Every victory is special in its own way

My win at Santee Cooper was so unexpected that even a couple of days later it still hasn’t sunk in that I came out on top. I’m grateful for all of the support that I’ve received from friends, fans and sponsors alike before and after I hoisted the blue trophy. It remains humbling to see how many people cheer on my efforts.

As I wrote just a little over two months ago, "Winning blue trophies never gets old."

That is still every bit as true now as it was then, and I expect it’ll stay that way because no two victories are ever really alike. This one was special for a number of reasons.

First of all, it was the first time that I’ve won a shallow water, junk fishing, grind-em-out type tournament. As a competitor, that provides a huge mental boost because it makes me realize that my hard work to become and remain versatile and open-minded is paying off. 

Second, this is the first time that I’ve won two Bassmaster tournaments in a single calendar year. I know that Jamie Hartman and Brandon Cobb did it last year, but it’s happened relatively rarely during the 15 years of Bassmster Elite Series competition. I came close in both 2012 and 2013, and had three additional top-five finishes in 2017 when I won at Sam Rayburn, but I never managed to seal the deal.

Perhaps most importantly, I got to share the stage with Carl Jocumsen throughout the tournament and to experience how far his fishing career has come. Carl is both a part of my “fishing family” and a part of my actual family as a cousin-in-law. He is one of my best friends on tour. That made the victory a little bittersweet. It was obvious that for one of us to win at Santee, the other one could not. I was rooting for him and he was rooting for me, but neither of us was letting off the gas.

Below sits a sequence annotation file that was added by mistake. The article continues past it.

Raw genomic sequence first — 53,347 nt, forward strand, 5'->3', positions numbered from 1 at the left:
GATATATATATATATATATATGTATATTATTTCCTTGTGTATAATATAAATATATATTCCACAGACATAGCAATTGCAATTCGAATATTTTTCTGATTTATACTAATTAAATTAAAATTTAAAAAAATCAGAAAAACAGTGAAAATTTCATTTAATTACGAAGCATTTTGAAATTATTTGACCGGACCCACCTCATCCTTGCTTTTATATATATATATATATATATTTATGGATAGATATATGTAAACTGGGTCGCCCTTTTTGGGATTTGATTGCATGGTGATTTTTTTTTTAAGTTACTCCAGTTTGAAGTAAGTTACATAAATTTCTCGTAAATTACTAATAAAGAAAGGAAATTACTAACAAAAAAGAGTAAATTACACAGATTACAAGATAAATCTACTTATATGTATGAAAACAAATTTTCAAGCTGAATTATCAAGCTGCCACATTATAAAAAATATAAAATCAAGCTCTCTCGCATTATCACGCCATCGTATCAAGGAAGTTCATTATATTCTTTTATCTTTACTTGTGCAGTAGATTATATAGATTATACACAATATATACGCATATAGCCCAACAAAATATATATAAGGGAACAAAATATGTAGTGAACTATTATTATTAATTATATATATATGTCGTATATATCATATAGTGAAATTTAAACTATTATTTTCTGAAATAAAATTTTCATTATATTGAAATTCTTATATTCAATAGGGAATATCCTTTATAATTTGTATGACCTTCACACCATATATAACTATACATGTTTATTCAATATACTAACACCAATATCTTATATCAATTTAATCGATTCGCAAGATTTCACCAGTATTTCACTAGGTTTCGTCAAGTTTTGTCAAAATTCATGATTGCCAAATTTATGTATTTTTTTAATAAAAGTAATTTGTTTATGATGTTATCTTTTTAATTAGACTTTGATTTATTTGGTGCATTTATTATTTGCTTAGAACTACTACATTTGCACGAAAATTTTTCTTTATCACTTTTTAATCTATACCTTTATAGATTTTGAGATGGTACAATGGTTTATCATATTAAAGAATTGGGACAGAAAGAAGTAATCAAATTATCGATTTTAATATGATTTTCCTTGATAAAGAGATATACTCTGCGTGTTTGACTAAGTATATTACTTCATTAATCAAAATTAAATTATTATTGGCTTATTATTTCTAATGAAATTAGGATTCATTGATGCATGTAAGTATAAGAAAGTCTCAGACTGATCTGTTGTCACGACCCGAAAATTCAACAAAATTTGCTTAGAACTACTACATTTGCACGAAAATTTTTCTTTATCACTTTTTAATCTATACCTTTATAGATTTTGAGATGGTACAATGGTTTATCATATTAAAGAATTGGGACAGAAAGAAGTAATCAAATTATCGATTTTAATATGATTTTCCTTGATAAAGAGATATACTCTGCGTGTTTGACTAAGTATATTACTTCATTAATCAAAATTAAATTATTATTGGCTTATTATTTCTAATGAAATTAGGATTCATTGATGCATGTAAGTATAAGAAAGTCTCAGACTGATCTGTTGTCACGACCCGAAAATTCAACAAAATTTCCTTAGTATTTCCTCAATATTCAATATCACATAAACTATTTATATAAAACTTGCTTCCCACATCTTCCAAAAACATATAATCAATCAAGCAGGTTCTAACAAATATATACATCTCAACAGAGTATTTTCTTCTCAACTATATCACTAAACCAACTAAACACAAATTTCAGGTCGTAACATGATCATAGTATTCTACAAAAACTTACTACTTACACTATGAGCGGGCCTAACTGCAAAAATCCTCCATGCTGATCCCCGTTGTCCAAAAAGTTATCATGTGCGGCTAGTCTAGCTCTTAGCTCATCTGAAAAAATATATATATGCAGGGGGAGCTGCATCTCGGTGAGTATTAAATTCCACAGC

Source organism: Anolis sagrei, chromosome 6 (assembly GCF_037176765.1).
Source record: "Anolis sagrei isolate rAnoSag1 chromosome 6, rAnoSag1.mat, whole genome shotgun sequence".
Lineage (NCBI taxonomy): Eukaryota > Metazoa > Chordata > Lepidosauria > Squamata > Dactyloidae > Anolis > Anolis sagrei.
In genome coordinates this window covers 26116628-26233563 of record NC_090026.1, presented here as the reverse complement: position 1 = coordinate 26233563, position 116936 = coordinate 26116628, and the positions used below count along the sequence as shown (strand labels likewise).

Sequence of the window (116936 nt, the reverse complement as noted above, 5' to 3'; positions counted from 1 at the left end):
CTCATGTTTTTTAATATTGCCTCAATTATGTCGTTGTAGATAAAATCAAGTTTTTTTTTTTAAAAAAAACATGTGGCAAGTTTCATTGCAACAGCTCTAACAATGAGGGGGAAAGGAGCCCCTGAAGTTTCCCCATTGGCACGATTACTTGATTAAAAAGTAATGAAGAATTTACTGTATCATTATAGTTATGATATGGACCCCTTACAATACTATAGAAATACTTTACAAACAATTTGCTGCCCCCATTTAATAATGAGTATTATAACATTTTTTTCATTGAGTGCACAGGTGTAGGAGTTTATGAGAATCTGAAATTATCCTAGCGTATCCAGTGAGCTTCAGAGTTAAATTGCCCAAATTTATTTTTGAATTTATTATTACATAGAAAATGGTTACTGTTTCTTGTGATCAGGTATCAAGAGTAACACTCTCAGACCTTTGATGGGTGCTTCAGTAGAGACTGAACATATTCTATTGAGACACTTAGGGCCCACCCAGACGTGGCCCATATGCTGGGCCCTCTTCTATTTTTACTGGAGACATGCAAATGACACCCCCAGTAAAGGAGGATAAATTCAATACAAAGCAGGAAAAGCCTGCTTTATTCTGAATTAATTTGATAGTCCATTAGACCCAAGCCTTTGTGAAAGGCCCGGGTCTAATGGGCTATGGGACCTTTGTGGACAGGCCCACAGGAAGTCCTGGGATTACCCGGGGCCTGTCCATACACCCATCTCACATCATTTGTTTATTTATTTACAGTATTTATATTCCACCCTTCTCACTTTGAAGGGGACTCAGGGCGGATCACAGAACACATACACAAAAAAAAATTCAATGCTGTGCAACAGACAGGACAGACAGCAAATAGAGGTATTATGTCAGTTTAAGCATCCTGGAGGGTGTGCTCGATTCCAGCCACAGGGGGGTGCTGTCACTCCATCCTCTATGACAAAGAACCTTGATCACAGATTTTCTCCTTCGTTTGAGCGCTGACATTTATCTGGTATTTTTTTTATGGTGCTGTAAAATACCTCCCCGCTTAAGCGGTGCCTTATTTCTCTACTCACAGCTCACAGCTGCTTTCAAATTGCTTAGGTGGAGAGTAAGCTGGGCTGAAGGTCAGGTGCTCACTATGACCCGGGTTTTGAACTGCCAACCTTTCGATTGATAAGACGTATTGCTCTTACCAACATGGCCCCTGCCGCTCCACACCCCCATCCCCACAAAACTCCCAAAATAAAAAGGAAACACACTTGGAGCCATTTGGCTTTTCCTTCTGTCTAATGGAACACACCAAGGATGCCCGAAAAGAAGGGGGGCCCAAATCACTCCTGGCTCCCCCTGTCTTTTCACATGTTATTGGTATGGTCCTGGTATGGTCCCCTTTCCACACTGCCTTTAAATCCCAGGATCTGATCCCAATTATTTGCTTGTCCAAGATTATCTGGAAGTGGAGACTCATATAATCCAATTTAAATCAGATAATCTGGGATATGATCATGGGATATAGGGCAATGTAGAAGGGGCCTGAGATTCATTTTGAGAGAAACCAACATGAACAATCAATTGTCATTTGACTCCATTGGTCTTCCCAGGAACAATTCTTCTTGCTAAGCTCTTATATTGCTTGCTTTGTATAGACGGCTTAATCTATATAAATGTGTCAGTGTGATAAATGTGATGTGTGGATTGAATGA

When Dave Mercer declared me the winner, I probably did not celebrate as exuberantly as I normally do. I wouldn’t have felt comfortable doing so because I know how badly Carl wanted that title, and how diligently he’s worked for it. His mantra is “Fear My Heart,” but he also has one of the most caring hearts of anyone I’ve met. He’s a fierce competitor and even better human being. My hat’s off to him for his performance on and off the water. Cheers mate!

During every practice period and every tournament, Carl and I talk every day. We eat dinner together after we get off the water. We knew exactly where and how the other one was fishing. At dinner during the tournament we discussed the changing conditions and relived every fish catch. This is the first time we’ve duked it out to finish first and second, and if things go according to plan, it could happen again. If he comes out on top next time, he definitely will have earned it.

As I wrote above, I really didn’t expect to win this one. My practice wasn’t all that great, and I didn’t really recognize the potential of my best areas or lock in on a single bait. Several of the anglers in the Top 10 were locked in on one thing – punching – and the fact that I kept an open mind worked in my favor. I got little clues here and there, and when you listen to those hints that’s when things like my magical Day 4 seem to happen.

For each Elite Series tournament this year I’ve produced a limited run of “Tourney Tees” with a theme based on my goals and expectations for that event. The t-shirt for Guntersville read “Stay Hungry,” and the “a” in “Stay” was a Bassmaster Classic trophy. That was the driving force for this week, and I’ll be carrying that forward for the rest of the season.

I expect that Chickamauga and Fork, like Santee, will be junk fishing, grinder events. I have to remember to stay hungry and keep my dreams in front of me. One thing that Carl and I both share is the mindset that when things get tough you have to take pains to push through.